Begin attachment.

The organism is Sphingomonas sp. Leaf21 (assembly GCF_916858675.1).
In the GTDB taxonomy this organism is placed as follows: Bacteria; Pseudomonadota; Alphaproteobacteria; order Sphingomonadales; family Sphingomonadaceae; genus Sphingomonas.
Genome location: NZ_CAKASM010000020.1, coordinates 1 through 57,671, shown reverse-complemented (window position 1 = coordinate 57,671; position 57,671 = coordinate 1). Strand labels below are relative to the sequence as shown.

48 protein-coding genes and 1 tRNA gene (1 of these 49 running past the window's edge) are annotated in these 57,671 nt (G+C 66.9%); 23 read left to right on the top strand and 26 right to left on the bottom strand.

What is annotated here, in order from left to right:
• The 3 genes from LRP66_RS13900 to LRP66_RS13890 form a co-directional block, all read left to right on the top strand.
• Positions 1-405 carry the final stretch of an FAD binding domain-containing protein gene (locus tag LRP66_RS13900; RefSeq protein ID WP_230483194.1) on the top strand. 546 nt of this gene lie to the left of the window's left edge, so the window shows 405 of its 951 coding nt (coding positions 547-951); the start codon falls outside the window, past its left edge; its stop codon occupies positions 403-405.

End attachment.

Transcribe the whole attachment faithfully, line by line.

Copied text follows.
The organism is Sphingomonas sp. Leaf21 (assembly GCF_916858675.1).
In the GTDB taxonomy this organism is placed as follows: Bacteria; Pseudomonadota; Alphaproteobacteria; order Sphingomonadales; family Sphingomonadaceae; genus Sphingomonas.
Genome location: NZ_CAKASM010000020.1, coordinates 1 through 57,671, shown reverse-complemented (window position 1 = coordinate 57,671; position 57,671 = coordinate 1). Strand labels below are relative to the sequence as shown.

48 protein-coding genes and 1 tRNA gene (1 of these 49 running past the window's edge) are annotated in these 57,671 nt (G+C 66.9%); 23 read left to right on the top strand and 26 right to left on the bottom strand.

What is annotated here, in order from left to right:
• The 3 genes from LRP66_RS13900 to LRP66_RS13890 form a co-directional block, all read left to right on the top strand.
• Positions 1-405 carry the final stretch of an FAD binding domain-containing protein gene (locus tag LRP66_RS13900; RefSeq protein ID WP_230483194.1) on the top strand. 546 nt of this gene lie to the left of the window's left edge, so the window shows 405 of its 951 coding nt (coding positions 547-951); the start codon falls outside the window, past its left edge; its stop codon occupies positions 403-405.